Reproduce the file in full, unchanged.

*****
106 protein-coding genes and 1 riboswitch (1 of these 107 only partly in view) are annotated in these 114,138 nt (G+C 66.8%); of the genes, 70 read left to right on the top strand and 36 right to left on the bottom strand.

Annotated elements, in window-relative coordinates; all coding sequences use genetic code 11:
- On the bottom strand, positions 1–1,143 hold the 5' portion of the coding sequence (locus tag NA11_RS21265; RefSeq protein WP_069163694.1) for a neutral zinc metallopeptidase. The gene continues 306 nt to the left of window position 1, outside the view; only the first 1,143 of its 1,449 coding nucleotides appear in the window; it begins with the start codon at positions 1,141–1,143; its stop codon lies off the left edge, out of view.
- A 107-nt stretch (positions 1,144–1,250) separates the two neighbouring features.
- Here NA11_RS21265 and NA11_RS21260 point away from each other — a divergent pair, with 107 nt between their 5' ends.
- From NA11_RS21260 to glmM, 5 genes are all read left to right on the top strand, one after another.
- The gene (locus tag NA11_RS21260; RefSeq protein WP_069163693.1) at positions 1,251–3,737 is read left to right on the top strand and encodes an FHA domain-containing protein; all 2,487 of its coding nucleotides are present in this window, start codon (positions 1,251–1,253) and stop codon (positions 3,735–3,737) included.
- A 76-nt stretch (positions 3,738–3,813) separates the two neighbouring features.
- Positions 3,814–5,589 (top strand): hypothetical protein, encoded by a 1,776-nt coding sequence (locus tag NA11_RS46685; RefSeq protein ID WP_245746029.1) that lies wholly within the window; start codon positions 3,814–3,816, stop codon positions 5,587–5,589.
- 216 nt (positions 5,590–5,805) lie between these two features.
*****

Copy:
106 protein-coding genes and 1 riboswitch (1 of these 107 only partly in view) are annotated in these 114,138 nt (G+C 66.8%); of the genes, 70 read left to right on the top strand and 36 right to left on the bottom strand.

Annotated elements, in window-relative coordinates; all coding sequences use genetic code 11:
- On the bottom strand, positions 1–1,143 hold the 5' portion of the coding sequence (locus tag NA11_RS21265; RefSeq protein WP_069163694.1) for a neutral zinc metallopeptidase. The gene continues 306 nt to the left of window position 1, outside the view; only the first 1,143 of its 1,449 coding nucleotides appear in the window; it begins with the start codon at positions 1,141–1,143; its stop codon lies off the left edge, out of view.
- A 107-nt stretch (positions 1,144–1,250) separates the two neighbouring features.
- Here NA11_RS21265 and NA11_RS21260 point away from each other — a divergent pair, with 107 nt between their 5' ends.
- From NA11_RS21260 to glmM, 5 genes are all read left to right on the top strand, one after another.
- The gene (locus tag NA11_RS21260; RefSeq protein WP_069163693.1) at positions 1,251–3,737 is read left to right on the top strand and encodes an FHA domain-containing protein; all 2,487 of its coding nucleotides are present in this window, start codon (positions 1,251–1,253) and stop codon (positions 3,735–3,737) included.
- A 76-nt stretch (positions 3,738–3,813) separates the two neighbouring features.
- Positions 3,814–5,589 (top strand): hypothetical protein, encoded by a 1,776-nt coding sequence (locus tag NA11_RS46685; RefSeq protein ID WP_245746029.1) that lies wholly within the window; start codon positions 3,814–3,816, stop codon positions 5,587–5,589.
- 216 nt (positions 5,590–5,805) lie between these two features.